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3 important questions about content moderation that remain unanswered by Meta


On October 6, news website The Wire reported that Instagram, owned by Meta (formerly Facebook), took down a post by user @cringearchivist claiming it violated the social media site’s content guidelines.

The post, which was a video of a man performing aarti to an idol of Uttar Pradesh Chief Minister Adityanath, had been flagged down for violating the platform’s standards on “sexual activity and nudity”.

The publication followed up with a report on October 10 claiming that Meta took down this post at the direction of Amit Malviya, the head of the Bharatiya Janata Party’s social media cell.

The Wire claimed that Malviya has special privileges through an Instagram programme called X-Check that ensure that any posts that he reports are removed from the platform immediately, “no questions asked”.

Meta spokesperson Andy Stone denied the allegations on Twitter.

The original Instagram post by user @cringearchivist which was taken down by Meta.

The Wire also wrote a follow-up story claiming that Stone sent an email to his colleagues asking them to put two journalists from the publication on a “watchlist”. Read about the spat between The Wire and Meta here.

In this very public battle, a few important questions about Meta’s content moderation practices remain unanswered.

  1. Which content moderation benchmarks were violated by @cringeactivist?
  2. Instagram’s communications with the user claimed that the post related to sexual activity. What was the rationale for tagging a video of a man praying to an idol as sexual content?
  3. Was this content moderation decision taken by an automatic computer system or humans or both?

At the time of writing this piece, the post has not been reinstated. When Scroll.in contacted Meta’s communications team, they responded by sharing the link to their official statement saying:

  1. Users with Xcheck/cross-check privileges cannot have content removed from the platform with no questions asked.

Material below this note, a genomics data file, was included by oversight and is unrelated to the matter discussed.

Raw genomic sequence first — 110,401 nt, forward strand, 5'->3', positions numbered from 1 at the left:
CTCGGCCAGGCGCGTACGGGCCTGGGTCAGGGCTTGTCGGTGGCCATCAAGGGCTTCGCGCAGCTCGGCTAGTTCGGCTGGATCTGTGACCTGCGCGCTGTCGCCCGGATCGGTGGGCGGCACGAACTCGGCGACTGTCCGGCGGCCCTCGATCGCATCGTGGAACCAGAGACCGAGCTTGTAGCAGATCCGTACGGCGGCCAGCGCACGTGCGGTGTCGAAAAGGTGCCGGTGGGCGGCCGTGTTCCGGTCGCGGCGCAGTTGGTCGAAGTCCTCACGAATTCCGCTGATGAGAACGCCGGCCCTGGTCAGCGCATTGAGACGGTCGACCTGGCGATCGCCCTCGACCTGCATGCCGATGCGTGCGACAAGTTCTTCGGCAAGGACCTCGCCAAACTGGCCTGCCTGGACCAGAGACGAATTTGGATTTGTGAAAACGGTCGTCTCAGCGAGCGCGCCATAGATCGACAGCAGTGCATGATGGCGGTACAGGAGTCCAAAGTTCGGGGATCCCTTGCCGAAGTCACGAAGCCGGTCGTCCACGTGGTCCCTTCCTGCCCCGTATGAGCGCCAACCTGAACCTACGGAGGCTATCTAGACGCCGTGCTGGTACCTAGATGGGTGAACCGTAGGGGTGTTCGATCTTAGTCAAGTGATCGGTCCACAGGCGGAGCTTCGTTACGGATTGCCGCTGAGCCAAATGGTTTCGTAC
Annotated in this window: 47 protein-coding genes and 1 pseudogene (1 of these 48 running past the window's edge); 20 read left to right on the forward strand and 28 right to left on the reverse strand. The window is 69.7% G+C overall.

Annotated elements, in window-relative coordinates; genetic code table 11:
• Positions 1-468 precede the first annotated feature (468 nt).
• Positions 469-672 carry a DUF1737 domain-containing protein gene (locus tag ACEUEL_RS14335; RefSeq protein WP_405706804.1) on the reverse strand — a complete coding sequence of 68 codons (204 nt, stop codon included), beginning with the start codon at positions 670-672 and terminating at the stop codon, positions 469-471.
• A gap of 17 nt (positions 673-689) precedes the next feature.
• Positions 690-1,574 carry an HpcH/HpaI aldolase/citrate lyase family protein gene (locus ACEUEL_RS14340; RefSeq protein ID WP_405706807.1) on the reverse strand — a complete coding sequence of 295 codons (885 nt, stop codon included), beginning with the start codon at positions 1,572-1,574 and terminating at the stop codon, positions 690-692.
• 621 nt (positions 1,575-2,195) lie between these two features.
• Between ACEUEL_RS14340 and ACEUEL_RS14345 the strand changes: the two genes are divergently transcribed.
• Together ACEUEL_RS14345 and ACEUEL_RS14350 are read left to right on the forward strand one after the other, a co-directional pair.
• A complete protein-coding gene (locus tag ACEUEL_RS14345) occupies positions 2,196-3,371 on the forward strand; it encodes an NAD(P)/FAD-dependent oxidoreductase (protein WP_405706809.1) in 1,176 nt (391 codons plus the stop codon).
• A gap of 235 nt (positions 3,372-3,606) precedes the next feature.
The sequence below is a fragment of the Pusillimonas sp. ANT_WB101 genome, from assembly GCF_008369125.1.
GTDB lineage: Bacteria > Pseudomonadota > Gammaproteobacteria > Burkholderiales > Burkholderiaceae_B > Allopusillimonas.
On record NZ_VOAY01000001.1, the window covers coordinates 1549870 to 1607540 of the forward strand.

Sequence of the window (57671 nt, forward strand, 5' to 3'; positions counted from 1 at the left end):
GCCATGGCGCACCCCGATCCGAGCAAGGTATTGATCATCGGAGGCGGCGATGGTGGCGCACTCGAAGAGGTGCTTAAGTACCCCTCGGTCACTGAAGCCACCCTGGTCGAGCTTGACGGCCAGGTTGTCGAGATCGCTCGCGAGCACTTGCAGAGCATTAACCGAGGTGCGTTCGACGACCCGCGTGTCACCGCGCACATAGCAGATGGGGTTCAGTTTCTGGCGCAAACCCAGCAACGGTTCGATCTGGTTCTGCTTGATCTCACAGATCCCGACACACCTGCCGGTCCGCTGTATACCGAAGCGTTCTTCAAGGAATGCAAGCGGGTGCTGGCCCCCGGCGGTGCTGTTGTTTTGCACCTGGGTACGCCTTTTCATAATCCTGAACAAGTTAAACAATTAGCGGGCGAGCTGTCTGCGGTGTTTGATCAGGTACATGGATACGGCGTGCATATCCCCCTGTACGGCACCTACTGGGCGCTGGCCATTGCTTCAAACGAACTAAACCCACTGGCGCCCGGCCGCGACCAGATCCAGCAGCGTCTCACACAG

2. Questionable posts are surfaced for review by automated systems, not user reports.
  3. The Wire’s articles are based on fabricated documents and screenshots.
  4. There is no Meta “watchlist” for journalists.

The statement did not address the questions about content moderation. When Scroll.in sent Meta follow-up questions regarding content moderation, the company declined to provide “additional inputs”.

A history of Meta’s struggle with content moderation

While the post by @cringearchivist did not contain any nudity but was taken down for violating guidelines about sexual content, in 2019 the platform allowed Brazilian footballer Neymar to share naked photos of a woman who had accused him of rape.

At the time of the incident, Neymar had over 150 million followers on Instagram, making him one of the most influential accounts on the platform.

A report by The Wall Street Journal claimed that Neymar was protected by the X-Check programme.

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Meta, which owns Facebook, Messenger, WhatsApp and Instagram, has a history of taking controversial content-moderation decisions on its plaforms to avoid offending local governments, influential public figures, while it continues to struggle with its understanding of cultural context and over-reliance on Artificial Intelligence.

Examples include:

1. In September 2020, Meta took down a post by a Facebook user in Colombia that contained a cartoon resembling the official crest of the National Police of Colombia, depicting three figures in police uniform holding batons over their heads.

This decision was overturned by the company’s Oversight Board only last month.

The Board’s report noted that the platform’s use of “media matching service banks” amplifies the impact of incorrect decisions by individual human reviewers. These banks automatically identify and remove images that have been identified by human reviewers as violating the company’s rules in the past.

Simply put, one wrong decision can hurt many users.

Facebook’s Oversight Board was founded in 2018 and acts as the Supreme Court for Meta’s content moderation policies. It has received over 1.6 million cases since its inception.

2. In India, Facebook did not take down a video of BJP minister Anurag Thakur leading chants of “goli maaron saalon ko” (shoot the traitors) at a rally in North West Delhi’s Rithala in January 2020. “Sala”, which literally means brother-in-law in Hindi, is also used as an expletive.

It is unclear why this video did not violate the platform’s guidelines against hate speech. It is still available on Thakur’s verified page.

The video resulted in the Election Commission imposing a three-day ban on campaigning by Thakur.